I have 91 Honda CRX. Tried converting the R-12 to R-134a ac system.
I got some freon into the system, however it is not cooling down
significantly. I have the same problem for an 88 cadillac deville,
4.5L. . I did the following for both cars. While car was running
evacuated what remained of the R-12, within a few seconds. Then
reversed the procedure and recharged the system, with the ac running
on high. For some unknown reason it only takes less than 12oz
[5psi]? Any suggestions will be helpful. Why will it not take
anymore or get colder.
Frankly, I see DIY R134a conversions as risky. Some of that is that I know
there are parts of the job I don't know - when the receiver drier has to be
changed out, how to remove the old oil and put in the type that is
compatible with 134a, what the R134a charge amount is (not the same as the
R12 charge). I do know a properly done conversion involves flushing the
system, draining the oil in the compressor, and pulling a vacuum for 30
minutes, then filling with a prescribed weight of R134a and proper oil.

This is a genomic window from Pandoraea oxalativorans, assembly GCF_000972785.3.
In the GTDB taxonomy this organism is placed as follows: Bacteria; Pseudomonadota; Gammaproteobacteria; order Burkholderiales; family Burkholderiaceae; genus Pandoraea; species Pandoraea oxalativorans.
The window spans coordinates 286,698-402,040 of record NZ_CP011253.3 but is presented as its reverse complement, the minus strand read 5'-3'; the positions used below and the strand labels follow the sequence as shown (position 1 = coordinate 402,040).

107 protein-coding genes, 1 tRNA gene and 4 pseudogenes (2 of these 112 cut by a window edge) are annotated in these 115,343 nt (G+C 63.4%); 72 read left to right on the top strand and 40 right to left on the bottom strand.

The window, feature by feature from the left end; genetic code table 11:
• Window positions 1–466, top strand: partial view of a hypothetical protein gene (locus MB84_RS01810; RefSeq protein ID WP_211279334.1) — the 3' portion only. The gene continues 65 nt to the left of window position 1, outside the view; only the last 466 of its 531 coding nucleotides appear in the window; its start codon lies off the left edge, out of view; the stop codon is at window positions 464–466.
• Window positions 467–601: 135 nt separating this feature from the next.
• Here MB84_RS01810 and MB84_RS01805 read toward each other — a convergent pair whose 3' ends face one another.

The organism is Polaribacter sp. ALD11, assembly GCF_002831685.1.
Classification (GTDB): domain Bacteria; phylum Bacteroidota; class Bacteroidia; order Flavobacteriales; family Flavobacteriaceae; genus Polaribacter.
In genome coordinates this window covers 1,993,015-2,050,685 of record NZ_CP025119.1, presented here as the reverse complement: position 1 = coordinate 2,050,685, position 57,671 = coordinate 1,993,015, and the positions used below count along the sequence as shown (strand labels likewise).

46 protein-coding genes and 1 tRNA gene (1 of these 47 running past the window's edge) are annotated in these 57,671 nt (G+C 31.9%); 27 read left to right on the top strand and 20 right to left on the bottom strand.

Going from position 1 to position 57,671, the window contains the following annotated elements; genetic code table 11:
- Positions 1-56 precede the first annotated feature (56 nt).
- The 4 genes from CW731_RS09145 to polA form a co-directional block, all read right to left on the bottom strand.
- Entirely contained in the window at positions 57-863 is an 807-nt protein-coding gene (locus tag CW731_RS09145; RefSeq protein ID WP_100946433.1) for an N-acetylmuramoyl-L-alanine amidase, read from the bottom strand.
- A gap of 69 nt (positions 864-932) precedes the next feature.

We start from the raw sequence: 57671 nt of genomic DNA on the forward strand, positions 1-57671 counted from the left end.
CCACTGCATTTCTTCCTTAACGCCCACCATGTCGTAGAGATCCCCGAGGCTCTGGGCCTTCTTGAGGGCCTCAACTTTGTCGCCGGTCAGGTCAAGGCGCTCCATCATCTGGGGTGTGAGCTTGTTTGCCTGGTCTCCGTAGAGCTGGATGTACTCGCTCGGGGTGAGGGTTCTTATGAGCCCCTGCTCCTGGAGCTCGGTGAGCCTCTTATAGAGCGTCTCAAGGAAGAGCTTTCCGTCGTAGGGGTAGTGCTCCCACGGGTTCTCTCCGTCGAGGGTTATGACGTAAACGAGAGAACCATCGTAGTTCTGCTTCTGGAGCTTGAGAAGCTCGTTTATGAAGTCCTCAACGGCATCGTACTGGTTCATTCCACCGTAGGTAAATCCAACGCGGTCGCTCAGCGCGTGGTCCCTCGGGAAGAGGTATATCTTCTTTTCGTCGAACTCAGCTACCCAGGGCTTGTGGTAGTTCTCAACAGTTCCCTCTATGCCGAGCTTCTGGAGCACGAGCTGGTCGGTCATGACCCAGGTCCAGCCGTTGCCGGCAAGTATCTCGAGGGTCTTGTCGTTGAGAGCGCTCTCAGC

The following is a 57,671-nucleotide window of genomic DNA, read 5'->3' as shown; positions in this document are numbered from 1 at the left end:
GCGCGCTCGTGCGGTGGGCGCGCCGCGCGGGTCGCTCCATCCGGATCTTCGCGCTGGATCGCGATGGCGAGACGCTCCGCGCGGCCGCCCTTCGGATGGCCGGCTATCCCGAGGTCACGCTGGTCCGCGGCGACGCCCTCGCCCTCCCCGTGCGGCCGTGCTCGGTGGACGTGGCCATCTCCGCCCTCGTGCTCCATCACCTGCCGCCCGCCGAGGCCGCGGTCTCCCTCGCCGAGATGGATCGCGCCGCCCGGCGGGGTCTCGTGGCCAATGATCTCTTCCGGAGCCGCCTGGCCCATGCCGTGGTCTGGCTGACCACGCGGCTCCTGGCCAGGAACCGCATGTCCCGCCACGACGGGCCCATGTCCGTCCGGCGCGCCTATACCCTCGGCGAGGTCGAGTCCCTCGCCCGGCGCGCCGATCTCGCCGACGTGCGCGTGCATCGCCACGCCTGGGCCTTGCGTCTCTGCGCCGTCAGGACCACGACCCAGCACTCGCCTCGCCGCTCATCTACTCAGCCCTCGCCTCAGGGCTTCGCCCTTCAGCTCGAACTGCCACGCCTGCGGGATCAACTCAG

I had one R12 system in a Volvo professionally converted to R134a after the
compressor seized. It cost $1200 about ten years ago and still performed
poorly compared to the R12 system. It's not too late to take the thing to a
pro, confess your sins, and see about getting it properly serviced back to
R12. Expensive, but going further down the R134a road after this start could
be much more expensive.
For a hint as to why R134a is not for amateurs, look at how the pros
determine how much 134a an undocumented system takes:
Motorsforum.com is a website by car enthusiasts for car enthusiasts. It is not affiliated with any of the car or spare part manufacturers or car dealers discussed here.
All logos and trade names are the property of their respective owners.